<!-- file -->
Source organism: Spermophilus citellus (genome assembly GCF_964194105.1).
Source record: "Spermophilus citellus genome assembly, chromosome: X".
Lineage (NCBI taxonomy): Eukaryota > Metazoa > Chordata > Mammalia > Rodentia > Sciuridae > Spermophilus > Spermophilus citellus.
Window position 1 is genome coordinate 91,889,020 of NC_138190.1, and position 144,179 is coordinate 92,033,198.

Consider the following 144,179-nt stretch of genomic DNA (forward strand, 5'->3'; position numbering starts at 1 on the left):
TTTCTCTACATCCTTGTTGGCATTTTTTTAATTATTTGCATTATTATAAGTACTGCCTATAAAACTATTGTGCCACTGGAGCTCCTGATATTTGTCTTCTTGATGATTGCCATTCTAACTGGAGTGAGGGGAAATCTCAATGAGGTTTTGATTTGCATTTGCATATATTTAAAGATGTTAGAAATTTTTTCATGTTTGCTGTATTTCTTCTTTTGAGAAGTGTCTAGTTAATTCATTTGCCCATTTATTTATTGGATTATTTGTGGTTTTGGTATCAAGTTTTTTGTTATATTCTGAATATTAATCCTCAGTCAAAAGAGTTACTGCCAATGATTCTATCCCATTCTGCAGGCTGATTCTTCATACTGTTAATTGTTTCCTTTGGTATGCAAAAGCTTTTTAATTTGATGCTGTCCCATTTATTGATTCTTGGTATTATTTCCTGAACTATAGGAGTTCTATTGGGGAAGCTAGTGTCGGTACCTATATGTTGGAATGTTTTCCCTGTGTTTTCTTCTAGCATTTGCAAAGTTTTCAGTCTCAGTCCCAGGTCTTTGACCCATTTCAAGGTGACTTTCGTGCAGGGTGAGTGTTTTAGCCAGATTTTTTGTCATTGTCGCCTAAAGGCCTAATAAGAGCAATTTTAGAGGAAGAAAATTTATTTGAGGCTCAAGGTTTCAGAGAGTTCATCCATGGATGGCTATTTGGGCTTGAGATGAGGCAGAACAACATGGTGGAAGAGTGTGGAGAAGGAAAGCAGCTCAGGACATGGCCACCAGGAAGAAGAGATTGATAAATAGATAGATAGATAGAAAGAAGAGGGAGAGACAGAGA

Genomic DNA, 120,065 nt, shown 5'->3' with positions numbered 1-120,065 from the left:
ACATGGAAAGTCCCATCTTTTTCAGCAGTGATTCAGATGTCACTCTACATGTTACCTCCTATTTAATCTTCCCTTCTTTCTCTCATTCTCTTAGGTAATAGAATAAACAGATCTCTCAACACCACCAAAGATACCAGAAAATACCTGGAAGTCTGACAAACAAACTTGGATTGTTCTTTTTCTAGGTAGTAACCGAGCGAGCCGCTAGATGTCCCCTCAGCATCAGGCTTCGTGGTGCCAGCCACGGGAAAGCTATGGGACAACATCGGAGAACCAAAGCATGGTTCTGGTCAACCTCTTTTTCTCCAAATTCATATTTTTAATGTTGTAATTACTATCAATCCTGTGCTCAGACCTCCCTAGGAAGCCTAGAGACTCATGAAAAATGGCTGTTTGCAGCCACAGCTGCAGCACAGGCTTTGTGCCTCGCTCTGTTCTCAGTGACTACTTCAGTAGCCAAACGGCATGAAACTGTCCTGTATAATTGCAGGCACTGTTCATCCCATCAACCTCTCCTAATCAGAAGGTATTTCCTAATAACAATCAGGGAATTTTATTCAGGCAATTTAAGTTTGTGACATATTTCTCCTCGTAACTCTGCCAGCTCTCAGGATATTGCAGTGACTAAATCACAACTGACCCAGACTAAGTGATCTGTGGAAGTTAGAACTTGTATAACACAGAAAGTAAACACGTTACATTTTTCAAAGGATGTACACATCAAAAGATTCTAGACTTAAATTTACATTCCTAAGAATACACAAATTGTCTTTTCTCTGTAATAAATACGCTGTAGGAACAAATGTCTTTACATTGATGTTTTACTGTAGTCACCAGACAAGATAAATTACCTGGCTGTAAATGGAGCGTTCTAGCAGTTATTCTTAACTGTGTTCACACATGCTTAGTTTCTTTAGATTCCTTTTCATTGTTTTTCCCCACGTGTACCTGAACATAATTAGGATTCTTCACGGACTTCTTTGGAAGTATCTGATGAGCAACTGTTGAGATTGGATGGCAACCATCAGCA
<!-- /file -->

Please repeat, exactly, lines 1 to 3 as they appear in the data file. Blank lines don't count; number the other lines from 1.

Source organism: Spermophilus citellus (genome assembly GCF_964194105.1).
Source record: "Spermophilus citellus genome assembly, chromosome: X".
Lineage (NCBI taxonomy): Eukaryota > Metazoa > Chordata > Mammalia > Rodentia > Sciuridae > Spermophilus > Spermophilus citellus.